Saturday, July 02, 2005

"It will destroy the earth." 

Publius has an earth destruction watch going, compliments of another radical cleric who hates science.


More Impeachment Fodder 

Somehow I missed this today. Thanks to Susie for catching it.

From Digby:
According to Gardiner, "It was not bad intelligence" that lead to the quagmire in Iraq, "It was an orchestrated effort [that] began before the war" that was designed to mislead the public and the world. Gardiner's research lead him to conclude that the US and Britain had conspired at the highest levels to plant "stories of strategic influence" that were known to be false.

The Times of London described the $200-million-plus US operation as a "meticulously planned strategy to persuade the public, the Congress, and the allies of the need to confront the threat from Saddam Hussein."

The multimillion-dollar propaganda campaign run out of the White House and Defense Department was, in Gardiner's final assessment "irresponsible in parts" and "might have been illegal."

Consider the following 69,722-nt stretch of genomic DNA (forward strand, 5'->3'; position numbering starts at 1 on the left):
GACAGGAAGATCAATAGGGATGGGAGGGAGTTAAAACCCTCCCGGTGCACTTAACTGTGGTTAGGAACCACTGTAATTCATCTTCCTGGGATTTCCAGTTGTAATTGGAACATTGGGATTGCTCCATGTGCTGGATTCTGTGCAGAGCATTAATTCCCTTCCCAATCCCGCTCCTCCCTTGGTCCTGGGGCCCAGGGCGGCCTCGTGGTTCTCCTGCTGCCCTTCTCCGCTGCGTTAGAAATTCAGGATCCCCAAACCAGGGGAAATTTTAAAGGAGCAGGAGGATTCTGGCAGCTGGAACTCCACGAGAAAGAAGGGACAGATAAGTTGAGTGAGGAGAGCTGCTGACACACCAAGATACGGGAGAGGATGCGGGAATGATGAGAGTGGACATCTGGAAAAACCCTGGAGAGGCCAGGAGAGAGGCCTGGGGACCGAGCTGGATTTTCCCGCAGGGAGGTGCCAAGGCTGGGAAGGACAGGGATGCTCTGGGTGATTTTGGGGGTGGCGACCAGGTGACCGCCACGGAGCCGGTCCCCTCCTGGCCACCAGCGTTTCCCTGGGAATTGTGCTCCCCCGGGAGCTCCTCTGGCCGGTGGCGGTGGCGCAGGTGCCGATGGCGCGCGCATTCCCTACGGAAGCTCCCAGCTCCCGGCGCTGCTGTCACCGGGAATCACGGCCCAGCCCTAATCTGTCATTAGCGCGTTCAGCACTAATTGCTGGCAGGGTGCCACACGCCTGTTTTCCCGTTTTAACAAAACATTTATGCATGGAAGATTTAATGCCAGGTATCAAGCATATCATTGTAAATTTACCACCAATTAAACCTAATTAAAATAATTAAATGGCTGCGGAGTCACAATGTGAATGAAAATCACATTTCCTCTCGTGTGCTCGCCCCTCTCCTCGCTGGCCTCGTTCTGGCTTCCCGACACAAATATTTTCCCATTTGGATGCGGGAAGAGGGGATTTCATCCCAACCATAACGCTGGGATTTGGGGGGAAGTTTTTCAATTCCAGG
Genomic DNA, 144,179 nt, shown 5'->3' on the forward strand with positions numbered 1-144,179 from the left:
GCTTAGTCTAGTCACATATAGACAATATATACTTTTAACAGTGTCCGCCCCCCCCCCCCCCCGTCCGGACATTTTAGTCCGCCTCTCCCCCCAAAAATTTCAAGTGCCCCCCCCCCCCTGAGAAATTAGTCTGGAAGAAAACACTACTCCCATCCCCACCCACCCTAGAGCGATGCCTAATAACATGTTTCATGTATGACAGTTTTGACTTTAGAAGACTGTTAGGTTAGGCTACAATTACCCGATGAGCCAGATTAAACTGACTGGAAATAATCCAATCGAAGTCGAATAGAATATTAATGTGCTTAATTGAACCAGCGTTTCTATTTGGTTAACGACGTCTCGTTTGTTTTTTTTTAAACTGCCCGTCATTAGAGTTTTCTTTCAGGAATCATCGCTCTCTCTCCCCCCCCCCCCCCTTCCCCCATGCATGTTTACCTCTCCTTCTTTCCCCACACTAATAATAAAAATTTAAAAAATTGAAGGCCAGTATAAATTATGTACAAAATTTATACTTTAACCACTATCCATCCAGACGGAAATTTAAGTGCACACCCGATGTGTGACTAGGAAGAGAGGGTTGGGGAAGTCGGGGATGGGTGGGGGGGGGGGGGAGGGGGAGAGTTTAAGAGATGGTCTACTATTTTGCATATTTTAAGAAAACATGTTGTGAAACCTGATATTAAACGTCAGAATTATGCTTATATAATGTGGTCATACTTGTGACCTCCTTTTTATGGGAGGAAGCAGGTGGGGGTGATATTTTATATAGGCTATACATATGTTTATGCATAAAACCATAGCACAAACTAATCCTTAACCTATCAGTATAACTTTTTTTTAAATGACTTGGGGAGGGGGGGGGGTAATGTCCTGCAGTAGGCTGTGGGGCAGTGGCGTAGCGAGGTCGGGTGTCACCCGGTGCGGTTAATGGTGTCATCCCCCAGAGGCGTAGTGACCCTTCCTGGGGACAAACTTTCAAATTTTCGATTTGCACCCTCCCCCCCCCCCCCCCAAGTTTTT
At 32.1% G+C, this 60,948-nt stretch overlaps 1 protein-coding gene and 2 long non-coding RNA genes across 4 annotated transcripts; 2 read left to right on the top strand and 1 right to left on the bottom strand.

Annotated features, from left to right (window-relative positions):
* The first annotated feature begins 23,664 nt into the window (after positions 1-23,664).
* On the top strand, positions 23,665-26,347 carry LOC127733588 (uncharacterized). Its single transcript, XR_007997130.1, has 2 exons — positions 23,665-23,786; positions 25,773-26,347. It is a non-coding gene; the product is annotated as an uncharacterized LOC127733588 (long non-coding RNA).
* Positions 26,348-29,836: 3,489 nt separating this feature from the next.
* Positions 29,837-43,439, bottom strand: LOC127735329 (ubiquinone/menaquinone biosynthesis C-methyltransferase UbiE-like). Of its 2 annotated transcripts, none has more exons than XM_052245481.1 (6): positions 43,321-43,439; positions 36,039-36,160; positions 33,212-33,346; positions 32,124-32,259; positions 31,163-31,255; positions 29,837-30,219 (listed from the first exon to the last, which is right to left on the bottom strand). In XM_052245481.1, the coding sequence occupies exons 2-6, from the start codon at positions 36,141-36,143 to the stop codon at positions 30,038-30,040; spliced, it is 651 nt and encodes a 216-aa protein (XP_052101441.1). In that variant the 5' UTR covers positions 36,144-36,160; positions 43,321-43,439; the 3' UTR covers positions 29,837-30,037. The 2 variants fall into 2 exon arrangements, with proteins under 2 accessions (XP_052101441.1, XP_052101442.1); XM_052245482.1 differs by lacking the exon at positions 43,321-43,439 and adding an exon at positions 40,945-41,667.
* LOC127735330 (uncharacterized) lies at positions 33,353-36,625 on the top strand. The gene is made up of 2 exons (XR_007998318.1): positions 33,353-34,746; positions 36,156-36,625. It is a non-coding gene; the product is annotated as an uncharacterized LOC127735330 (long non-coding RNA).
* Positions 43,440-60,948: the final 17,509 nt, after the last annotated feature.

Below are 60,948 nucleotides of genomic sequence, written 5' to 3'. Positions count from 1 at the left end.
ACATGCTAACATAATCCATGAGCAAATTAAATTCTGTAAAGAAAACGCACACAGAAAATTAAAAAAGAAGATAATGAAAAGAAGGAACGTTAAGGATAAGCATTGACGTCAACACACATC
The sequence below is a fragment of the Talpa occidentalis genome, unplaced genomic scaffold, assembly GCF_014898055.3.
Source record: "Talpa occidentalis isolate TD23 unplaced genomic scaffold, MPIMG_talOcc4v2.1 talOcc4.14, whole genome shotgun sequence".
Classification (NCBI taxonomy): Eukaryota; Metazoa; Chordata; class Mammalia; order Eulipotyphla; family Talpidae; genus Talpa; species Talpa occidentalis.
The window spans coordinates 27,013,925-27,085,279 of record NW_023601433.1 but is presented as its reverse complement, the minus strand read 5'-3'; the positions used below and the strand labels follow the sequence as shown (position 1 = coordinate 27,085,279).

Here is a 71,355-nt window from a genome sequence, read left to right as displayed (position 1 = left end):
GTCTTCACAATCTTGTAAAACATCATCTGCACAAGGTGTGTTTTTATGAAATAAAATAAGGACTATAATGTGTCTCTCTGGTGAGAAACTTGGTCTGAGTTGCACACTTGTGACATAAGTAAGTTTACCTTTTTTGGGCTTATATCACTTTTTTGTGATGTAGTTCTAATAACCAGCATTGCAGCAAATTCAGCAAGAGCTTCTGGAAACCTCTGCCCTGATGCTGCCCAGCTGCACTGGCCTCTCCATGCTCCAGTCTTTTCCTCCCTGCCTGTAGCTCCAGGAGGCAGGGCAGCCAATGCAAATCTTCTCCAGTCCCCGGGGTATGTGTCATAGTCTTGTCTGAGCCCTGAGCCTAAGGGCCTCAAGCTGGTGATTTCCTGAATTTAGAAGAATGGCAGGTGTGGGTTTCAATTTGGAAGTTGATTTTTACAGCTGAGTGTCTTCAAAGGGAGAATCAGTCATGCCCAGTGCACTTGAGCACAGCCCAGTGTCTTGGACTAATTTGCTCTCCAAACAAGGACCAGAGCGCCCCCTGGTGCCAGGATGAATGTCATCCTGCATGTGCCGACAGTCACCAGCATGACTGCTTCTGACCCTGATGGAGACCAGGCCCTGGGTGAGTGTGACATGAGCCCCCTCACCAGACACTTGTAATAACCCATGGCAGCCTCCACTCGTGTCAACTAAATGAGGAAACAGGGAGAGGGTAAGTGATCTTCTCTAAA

"Washington and London did not trust the peoples of their democracies to come to the right decisions," Gardiner explains. Consequently, "Truth became a casualty. When truth is a casualty, democracy receives collateral damage." For the first time in US history, "we allowed strategic psychological operations to become part of public affairs... [W]hat has happened is that information warfare, strategic influence, [and] strategic psychological operations pushed their way into the important process of informing the peoples of our two democracies."
Not just liars; elitist, manipulting, liars. The worst kind of bottom feeding scum.


Blog a Freeway for Freedom 

The Freeway Blogger encourages the brave and the bold to get your statement out there for the 4th of July:

"This Fourth of July, I ask you to find a way to thank the men and women defending our freedom by flying the flag..." -George W. Bush

Signpainting parties against the war are being organized across the country over the 4th of July weekend with posting scheduled to start on the 5th. So far we have over 400 confirmed freewaybloggers for this action and should have well over a thousand by week's end.